Atiq, Ashraf Murders Trigger Point-Blank Questions
Atiq Ahmed and his brother Ashraf were shot dead on Saturday night. Image Courtesy: PTI
Lucknow: Fake press ID cards, a dummy camera and a mic, and two banned Turkish pistols and a country-made pistol—the murders of gangster-turned-politician Atiq Ahmad and his brother Ashraf in Prayagraj on Saturday seem directly out of a Bollywood crime thriller.
Atiq and his brother were shot dead at point-blank range on live TV in police custody when they were being taken for a “medical examination” to Colvin Hospital.
The assailants, Luvlesh Tiwari, Mohit Singh and Arun Maurya, used banned Turkish Girsan and Zigana 9mm pistols, and a 7.62 country-made pistol.
“Suddenly, two of the journalists dropped their camera and mic, respectively, and fired at Atiq and Ashraf in a flash. The third journalist also started firing. Before someone could fathom the situation, the criminals, in the garb of journalists, killed Atiq and Ashraf. Policeman Mann Singh sustained injuries and one of the attackers also got injured in the firing,” the FIR accessed by Newsclick reads.
In a plea before the Supreme Court, Atiq had pleaded that he feared being eliminated in a “fake encounter” but it was turned down.
PISTOLS COST Rs 6-Rs7 LAKH
The two Turkish pistols cost, at least, Rs 6-Rs 7 lakh. Questions are being raised about how the attackers could procure and afford such expensive pistols when banned in India, whether they were smuggled and who masterminded the killings.
Zigana is a semi-automatic pistol produced by Turkish firearms manufacturing company TISAS.
Former Uttar Pradesh (UP) director general of police (DGP) Vikram Singh raised questions following the murders.
“The pistols that the assailants used were made in Turkey and cost up to Rs 20 lakh. How they could buy such expensive pistols should be investigated. Besides, why didn’t the police identify the miscreants, who were visiting the hospital regularly?” he told Newsclick adding that “the sequence of the live murders and the UP Police’s role are under scanner”.
Singh further said that questions are being raised on the modus operandi and training of the killers. “Merely suspending 17 policemen isn’t enough until strict action is taken against police officers who showed apathy during the shootout.”
Another former UP DGP, Vibhuti Narain Rai, too raised questions. “They [the assailants] are pretty criminals and possession of such expensive weapons is a matter of investigation.”
According to him, Atiq had “many secrets and there was someone who wanted to kill him. Maybe, that person provided the pistols to them. With the death of Atiq, all those secrets were also buried”.
The banned Turkish pistols cost, at least, Rs 6-Rs 7 lakh each.
Besides, “pistols are being smuggled from Nepal, Bangladesh and Pakistan using drones”, he added. “Since criminals from the Thakur community are not targeted by the Yogi Adityanath government, they have access to such expensive guns because they have a good hold in Nepal and Bangladesh,” he alleged.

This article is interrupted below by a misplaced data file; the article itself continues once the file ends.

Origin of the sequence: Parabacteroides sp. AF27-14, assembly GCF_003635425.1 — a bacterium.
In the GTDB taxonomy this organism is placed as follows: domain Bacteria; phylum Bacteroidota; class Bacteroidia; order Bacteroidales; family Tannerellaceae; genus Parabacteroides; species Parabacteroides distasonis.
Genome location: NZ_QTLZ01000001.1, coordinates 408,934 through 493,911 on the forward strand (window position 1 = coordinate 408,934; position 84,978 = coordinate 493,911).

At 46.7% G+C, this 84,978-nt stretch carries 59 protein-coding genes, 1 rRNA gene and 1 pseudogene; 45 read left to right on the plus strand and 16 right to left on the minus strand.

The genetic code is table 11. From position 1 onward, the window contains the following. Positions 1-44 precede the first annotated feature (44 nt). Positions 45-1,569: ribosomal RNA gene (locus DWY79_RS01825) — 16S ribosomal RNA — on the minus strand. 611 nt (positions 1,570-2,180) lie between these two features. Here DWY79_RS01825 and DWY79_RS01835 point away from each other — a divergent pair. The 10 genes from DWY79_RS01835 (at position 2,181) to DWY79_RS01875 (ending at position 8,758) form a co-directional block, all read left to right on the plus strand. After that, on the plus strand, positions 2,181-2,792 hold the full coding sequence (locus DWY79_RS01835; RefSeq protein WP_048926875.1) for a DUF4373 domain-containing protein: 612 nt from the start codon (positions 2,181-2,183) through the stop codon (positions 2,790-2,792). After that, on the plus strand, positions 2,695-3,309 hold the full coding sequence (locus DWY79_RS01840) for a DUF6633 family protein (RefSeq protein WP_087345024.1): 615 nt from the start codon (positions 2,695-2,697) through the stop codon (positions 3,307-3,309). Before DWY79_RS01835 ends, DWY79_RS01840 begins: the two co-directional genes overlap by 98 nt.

Rai further added the entire sequence, including the police not fired in retaliation, is a subject of investigation. “The police could have killed the three criminals on the spot. I am afraid that the trio may be killed without knowing who was behind the killing.”
ASSAILANTS FROM DIFFERENT DISTRICTS
Tiwari (22), Singh, aka Sunny Puranu (23) and Maurya (18) belong to the lower-middle class or poor families from three different districts of UP. The families of all three men have disowned them.
Tiwari is a resident of Kotwali Nagar, in Banda district, and was charged with assault, molestation and smuggling. Sunny, a resident of Hamirpur district, faces 14 criminal cases, including charges of attempt to murder and loot. Maurya belongs to Kasganj district, western UP.
According to the police, the trio arrived in Prayagraj 48 hours before the incident and were staying in a hotel.
“Three criminals from three different districts, same family status and of similar criminal background. From where did they access the banned weapons? Where did they hatch the conspiracy to kill Atiq and Ashraf? Who would have trained them to use Turkey-made pistols? All these questions put the state police in dock,” retired IPS officer Amitabh Thakur, who had written to the National Human Rights Commission to look into the alleged illegalities by the UP Police in the last week’s encounter of Atiq’s son Asad, said.
‘NO PRIOR INFORMATION ABOUT MEDICAL EXAMINATION’
Colvin Hospital chief medical superintendent Dr Nahida Siddiqui, told the media that “the police did not inform us. We were told that Atiq and his brother Ashraf were being brought for a medical check-up just 10 minutes before their arrival”.
“If the police had asked us, we would have sent our medical team where Atiq was kept like before,” she added.
Atiq’s lawyer Vijay Mishra too questioned the “unexpected routine medical check-up”.
“Without any complaints of discomfort, the duo was taken for a routine check-up and that too at night. The timing is highly questionable,” Mishra told Newsclick.
Rai said, “A team of doctors should have been sent to the lock-up for medical examination as only the heart rate and sugar level had to be checked. It was completely unethical to parade them to the hospital instead of providing an ambulance. Despite knowing that their lives were in danger, allowing the media is also questionable. Atiq and Ashraf both complaining of discomfort at the same time raises many questions.”
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